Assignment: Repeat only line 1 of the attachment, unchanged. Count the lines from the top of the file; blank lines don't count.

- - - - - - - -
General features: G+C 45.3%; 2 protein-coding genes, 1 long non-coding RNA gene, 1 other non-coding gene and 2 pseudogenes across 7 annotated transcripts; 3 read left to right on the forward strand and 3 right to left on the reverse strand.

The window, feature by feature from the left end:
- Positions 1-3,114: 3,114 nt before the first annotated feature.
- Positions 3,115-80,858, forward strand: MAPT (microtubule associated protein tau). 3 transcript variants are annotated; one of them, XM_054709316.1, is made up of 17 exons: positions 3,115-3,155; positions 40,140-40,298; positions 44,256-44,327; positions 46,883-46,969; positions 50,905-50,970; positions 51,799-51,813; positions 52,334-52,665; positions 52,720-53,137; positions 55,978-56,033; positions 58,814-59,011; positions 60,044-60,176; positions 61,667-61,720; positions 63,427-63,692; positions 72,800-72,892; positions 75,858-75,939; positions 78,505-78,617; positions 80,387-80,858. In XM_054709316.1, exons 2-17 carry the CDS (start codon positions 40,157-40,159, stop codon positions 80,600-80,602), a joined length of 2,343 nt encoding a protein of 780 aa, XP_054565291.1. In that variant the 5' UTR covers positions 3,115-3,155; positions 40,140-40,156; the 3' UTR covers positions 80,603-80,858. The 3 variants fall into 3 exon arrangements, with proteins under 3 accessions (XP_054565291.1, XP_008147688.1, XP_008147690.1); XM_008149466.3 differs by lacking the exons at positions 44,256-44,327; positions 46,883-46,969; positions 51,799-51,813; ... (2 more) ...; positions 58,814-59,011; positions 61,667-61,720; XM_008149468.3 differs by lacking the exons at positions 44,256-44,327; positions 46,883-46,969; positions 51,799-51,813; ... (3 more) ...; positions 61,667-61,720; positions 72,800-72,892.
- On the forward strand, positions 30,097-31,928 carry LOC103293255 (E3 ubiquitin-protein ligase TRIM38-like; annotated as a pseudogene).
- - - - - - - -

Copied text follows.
General features: G+C 45.3%; 2 protein-coding genes, 1 long non-coding RNA gene, 1 other non-coding gene and 2 pseudogenes across 7 annotated transcripts; 3 read left to right on the forward strand and 3 right to left on the reverse strand.